The Taiwanese government is one of several that claims territory in the hotly contested South China Sea, but Taipei has long been sidelined in the dispute, overshadowed by China. Now, as the Philippines challenges Beijing’s claims in an international court at The Hague, Taipei is looking to publicly assert its claims. VOA’s Bill Ide has more from Beijing.

Video Syrian Refugees in US Express Concern for Those Left Behind

Syrian immigrants in the United States are concerned about the negative tide of public opinion and the politicians who want to block a U.S. plan to accept 10,000 Syrian refugees. Zlatica Hoke reports many Americans are fighting to dispel suspicions linking refugees to terrorists.

Video After Paris Attacks, France Steps Up Fight Against IS

The November 13 Paris attacks have drawn increased attention to Syria, where many of the suspected perpetrators are said to have received training. French President Francois Hollande is working to build a broad international coalition to defeat Islamic State in Syria and in Iraq. Zlatica Hoke reports.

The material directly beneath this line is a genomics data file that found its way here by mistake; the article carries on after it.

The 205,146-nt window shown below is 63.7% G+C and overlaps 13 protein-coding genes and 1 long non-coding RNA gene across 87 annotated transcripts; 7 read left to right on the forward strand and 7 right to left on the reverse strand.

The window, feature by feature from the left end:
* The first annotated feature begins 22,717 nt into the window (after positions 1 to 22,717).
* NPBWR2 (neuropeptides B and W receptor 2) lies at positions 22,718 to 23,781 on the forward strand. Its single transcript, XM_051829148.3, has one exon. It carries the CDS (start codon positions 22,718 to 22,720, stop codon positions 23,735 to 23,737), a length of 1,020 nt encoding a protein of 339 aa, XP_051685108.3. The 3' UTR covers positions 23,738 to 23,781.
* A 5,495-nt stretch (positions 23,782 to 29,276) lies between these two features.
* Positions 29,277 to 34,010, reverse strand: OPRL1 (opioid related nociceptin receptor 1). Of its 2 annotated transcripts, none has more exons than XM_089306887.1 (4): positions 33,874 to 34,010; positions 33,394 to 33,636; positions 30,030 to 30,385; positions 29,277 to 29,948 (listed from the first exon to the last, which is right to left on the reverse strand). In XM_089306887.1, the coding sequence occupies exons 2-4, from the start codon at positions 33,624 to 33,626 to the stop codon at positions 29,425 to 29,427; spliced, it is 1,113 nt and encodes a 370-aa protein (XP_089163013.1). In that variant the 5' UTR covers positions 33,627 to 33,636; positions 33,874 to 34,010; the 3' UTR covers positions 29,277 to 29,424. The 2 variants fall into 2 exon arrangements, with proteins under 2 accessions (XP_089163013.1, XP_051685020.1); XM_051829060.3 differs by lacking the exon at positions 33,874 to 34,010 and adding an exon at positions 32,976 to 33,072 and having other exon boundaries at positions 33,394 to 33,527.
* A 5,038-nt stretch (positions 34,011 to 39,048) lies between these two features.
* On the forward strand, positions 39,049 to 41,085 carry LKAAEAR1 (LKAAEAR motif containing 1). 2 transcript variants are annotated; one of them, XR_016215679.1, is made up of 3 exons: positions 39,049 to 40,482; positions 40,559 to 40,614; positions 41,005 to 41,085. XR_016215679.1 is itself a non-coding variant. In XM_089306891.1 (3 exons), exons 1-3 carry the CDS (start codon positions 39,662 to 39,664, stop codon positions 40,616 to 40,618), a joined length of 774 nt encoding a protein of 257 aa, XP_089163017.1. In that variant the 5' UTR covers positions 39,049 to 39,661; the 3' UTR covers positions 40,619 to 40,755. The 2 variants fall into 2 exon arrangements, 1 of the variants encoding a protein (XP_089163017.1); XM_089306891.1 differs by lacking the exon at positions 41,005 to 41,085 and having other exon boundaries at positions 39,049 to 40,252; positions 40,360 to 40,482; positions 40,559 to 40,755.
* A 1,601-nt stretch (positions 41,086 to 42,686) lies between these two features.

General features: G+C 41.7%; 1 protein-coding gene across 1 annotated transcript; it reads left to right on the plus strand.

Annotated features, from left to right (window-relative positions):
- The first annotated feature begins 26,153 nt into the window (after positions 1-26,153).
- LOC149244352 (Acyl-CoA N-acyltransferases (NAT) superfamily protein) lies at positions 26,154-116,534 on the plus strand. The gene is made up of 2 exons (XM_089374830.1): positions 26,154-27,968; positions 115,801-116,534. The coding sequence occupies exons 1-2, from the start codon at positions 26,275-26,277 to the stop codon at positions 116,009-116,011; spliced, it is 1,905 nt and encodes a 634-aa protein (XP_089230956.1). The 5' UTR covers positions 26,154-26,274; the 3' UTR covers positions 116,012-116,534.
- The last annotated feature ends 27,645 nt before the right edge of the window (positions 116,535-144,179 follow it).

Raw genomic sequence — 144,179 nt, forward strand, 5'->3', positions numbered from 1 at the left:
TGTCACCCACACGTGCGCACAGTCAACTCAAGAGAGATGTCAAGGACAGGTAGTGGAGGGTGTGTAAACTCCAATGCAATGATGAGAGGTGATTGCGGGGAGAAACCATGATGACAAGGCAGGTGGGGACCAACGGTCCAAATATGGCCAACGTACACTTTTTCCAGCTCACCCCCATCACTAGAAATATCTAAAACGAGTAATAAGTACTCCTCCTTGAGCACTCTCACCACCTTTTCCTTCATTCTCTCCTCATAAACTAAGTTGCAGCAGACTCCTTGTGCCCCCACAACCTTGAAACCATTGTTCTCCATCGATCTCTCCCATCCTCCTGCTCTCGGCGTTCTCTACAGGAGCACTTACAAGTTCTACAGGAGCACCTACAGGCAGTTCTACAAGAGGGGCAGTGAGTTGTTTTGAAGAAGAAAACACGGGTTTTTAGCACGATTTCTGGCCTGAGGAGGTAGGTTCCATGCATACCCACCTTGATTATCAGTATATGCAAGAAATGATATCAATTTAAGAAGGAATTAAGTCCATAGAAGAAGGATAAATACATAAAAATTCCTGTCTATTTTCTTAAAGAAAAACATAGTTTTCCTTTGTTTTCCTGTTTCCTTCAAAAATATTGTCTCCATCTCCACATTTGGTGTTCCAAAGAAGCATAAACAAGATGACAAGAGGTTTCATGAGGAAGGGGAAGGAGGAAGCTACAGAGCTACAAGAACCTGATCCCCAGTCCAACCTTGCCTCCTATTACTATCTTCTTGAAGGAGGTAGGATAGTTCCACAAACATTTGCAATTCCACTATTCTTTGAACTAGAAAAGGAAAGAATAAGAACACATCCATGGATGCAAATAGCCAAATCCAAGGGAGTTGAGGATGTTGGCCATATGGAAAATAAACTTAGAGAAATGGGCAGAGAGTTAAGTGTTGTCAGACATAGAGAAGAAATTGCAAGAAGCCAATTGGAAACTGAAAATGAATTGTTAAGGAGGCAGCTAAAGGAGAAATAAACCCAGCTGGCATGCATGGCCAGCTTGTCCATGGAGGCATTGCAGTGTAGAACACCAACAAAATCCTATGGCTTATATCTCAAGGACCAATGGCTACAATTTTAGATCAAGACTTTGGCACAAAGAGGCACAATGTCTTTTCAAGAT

Video US, Cambodian Navies Pair Up in Gulf of Thailand

The U.S. Navy has deployed one of its newest and most advanced ships to Cambodia to conduct joint training drills in the Gulf of Thailand. Riding hull-to-hull with Cambodian ships, the seamen of the USS Fort Worth are executing joint-training drills that will help build relations in Southeast Asia. David Boyle reports for VOA from Preah Sihanouk province.

Video Americans Sharpen Focus on Terrorism

Washington will be quieter than usual this week due to the Thanksgiving holiday, even as Americans across the nation register heightened concerns over possible terrorist threats. VOA’s Michael Bowman reports new polling data from ABC News and the Washington Post newspaper show an electorate increasingly focused on security issues after the deadly Islamic State attacks in Paris.